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Prime Minister Justin Trudeau speaks on Oct. 26, 2023. Image: CPAC video capture

Ottawa pauses home heating oil carbon tax

By Brad Perry Oct 26, 2023 | 8:25 PM

It is being described as a significant climb-down for the Trudeau government’s carbon pricing policy.

The federal government says it is pausing the carbon tax on home heating oil for the next three years.

It was part of an “energy affordability package” announced Thursday by Prime Minister Justin Trudeau.

“We have to make sure we are fighting climate change in ways that support all Canadians,” said Trudeau.

Trudeau said they are also doubling the carbon tax rural top-up rate, increasing it from 10 per cent to 20 per cent, starting in April.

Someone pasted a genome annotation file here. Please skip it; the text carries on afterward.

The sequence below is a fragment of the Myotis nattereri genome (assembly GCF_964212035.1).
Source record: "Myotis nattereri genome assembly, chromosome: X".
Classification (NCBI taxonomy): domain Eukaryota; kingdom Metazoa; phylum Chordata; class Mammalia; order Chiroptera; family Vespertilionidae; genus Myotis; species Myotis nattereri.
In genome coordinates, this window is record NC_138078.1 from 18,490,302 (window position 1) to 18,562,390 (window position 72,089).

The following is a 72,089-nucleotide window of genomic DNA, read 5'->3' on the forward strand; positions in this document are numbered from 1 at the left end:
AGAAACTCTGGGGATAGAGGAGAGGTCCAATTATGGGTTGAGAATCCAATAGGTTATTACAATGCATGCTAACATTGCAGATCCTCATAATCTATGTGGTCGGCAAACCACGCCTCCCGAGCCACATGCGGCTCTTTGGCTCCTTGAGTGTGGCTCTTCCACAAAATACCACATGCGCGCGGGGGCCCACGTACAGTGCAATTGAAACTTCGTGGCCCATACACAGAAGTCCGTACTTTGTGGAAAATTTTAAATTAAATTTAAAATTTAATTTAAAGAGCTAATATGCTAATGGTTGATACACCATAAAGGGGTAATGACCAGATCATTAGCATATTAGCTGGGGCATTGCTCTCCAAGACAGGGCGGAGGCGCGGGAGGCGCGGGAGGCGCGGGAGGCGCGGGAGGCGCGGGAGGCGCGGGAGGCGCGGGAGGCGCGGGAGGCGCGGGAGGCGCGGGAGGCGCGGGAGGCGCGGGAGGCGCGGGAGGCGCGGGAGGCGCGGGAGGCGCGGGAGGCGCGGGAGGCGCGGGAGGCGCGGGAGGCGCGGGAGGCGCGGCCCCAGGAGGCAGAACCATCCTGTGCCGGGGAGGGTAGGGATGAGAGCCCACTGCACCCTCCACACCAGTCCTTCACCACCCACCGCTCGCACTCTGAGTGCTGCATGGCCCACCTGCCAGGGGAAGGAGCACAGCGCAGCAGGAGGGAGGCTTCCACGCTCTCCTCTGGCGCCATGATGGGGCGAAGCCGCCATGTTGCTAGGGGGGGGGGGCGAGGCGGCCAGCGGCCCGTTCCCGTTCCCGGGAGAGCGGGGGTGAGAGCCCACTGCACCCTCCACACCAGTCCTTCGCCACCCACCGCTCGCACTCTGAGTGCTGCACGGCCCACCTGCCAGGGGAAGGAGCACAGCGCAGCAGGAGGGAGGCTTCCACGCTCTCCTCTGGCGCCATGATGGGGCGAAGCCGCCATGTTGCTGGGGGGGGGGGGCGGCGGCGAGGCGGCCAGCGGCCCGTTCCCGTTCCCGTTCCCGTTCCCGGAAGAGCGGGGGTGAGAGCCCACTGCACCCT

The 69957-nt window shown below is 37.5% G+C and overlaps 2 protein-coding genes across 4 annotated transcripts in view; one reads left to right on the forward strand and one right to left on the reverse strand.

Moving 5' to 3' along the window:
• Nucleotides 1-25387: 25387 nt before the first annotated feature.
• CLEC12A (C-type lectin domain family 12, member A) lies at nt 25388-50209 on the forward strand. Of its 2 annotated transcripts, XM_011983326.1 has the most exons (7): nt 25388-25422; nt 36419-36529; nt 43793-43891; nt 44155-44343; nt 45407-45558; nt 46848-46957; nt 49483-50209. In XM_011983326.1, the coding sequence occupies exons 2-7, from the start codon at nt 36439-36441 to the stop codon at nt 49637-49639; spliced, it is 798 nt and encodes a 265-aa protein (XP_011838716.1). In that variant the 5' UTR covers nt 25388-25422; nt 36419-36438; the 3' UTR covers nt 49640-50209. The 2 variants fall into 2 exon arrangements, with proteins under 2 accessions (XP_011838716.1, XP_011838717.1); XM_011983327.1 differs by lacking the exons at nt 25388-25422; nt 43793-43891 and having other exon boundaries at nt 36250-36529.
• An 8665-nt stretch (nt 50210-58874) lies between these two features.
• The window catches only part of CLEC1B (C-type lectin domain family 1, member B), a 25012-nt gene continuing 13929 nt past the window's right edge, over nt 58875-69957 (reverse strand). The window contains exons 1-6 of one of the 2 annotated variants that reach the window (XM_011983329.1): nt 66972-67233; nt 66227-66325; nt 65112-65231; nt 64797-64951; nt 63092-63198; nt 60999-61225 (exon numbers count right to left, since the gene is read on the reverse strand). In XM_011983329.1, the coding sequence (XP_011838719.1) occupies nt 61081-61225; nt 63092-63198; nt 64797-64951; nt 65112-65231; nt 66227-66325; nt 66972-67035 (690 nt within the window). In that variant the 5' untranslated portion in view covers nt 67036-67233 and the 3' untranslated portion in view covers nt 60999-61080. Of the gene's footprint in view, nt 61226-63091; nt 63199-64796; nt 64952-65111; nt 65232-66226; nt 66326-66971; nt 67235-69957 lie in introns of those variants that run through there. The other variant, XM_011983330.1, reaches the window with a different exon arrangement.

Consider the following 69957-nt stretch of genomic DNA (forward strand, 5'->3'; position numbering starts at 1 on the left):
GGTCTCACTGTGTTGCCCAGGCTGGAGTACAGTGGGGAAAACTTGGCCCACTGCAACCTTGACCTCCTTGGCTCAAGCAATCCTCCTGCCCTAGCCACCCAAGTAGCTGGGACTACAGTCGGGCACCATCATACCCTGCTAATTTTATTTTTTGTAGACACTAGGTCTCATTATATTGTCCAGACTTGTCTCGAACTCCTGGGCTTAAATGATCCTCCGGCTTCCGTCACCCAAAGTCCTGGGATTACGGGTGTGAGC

In addition, the government is offering new initiatives to encourage homeowners to switch from heating oil to an electric heat pump, starting with a pilot project in Atlantic Canada.

Low-to-median-income households who heat with oil will get a $250 upfront payment when they sign up for a heat pump through a federal-provincial government program.

The amount of federal funding under the Oil to Heat Pump Affordability program will also increase from $10,000 to $15,000, which means most lower-income households would be able to get their heat pump for free.

“Many people in Atlantic Canada and in rural communities across the country rely on home heating oil,” said Trudeau. “To be blunt, the price signal on heating oil is not resulting in enough people being able to switch to electric heat pumps, despite people wanting to move to these cleaner home heating options.”

Meanwhile, the federal Conservatives said the new initiatives are an admission by the Trudeau government that his tax is hurting Canadians.

Pierre Poiliever said the temporary pause on the carbon tax for home heating oil does nothing for 97 per cent of households.